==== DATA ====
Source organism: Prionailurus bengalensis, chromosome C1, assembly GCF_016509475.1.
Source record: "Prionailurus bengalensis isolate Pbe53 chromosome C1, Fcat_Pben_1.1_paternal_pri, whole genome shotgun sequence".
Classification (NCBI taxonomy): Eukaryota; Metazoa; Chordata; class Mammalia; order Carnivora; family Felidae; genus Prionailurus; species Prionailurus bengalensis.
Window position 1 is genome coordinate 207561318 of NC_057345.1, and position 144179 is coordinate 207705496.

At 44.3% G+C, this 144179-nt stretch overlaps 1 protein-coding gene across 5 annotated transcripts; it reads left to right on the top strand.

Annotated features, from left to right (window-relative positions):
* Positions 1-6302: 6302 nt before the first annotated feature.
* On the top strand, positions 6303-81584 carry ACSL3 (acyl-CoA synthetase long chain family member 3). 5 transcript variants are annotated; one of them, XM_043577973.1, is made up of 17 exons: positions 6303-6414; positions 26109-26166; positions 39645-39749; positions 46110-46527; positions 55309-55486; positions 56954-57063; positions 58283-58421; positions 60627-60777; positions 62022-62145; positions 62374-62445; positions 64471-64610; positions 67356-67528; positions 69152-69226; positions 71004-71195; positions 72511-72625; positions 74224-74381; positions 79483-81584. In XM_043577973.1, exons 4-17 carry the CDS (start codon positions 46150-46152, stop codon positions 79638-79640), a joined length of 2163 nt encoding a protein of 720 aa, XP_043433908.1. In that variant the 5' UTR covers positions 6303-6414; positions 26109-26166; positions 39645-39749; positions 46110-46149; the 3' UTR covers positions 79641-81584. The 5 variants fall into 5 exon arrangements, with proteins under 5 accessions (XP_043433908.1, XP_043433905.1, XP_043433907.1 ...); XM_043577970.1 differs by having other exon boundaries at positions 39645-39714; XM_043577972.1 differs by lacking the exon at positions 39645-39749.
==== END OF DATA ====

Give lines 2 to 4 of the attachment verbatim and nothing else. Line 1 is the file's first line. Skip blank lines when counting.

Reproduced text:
Source record: "Prionailurus bengalensis isolate Pbe53 chromosome C1, Fcat_Pben_1.1_paternal_pri, whole genome shotgun sequence".
Classification (NCBI taxonomy): Eukaryota; Metazoa; Chordata; class Mammalia; order Carnivora; family Felidae; genus Prionailurus; species Prionailurus bengalensis.
Window position 1 is genome coordinate 207561318 of NC_057345.1, and position 144179 is coordinate 207705496.